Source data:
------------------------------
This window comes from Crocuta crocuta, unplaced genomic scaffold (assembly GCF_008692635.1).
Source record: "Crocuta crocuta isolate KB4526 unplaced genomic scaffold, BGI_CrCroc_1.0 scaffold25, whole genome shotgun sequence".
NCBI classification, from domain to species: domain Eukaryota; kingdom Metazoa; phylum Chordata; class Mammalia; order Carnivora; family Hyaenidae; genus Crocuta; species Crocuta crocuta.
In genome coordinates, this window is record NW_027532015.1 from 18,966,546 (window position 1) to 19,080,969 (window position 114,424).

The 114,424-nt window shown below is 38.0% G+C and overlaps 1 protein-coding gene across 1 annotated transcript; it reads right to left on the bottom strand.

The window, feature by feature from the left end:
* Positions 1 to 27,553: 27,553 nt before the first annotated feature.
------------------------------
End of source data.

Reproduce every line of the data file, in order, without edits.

This window comes from Crocuta crocuta, unplaced genomic scaffold (assembly GCF_008692635.1).
Source record: "Crocuta crocuta isolate KB4526 unplaced genomic scaffold, BGI_CrCroc_1.0 scaffold25, whole genome shotgun sequence".
NCBI classification, from domain to species: domain Eukaryota; kingdom Metazoa; phylum Chordata; class Mammalia; order Carnivora; family Hyaenidae; genus Crocuta; species Crocuta crocuta.
In genome coordinates, this window is record NW_027532015.1 from 18,966,546 (window position 1) to 19,080,969 (window position 114,424).

The 114,424-nt window shown below is 38.0% G+C and overlaps 1 protein-coding gene across 1 annotated transcript; it reads right to left on the bottom strand.

The window, feature by feature from the left end:
* Positions 1 to 27,553: 27,553 nt before the first annotated feature.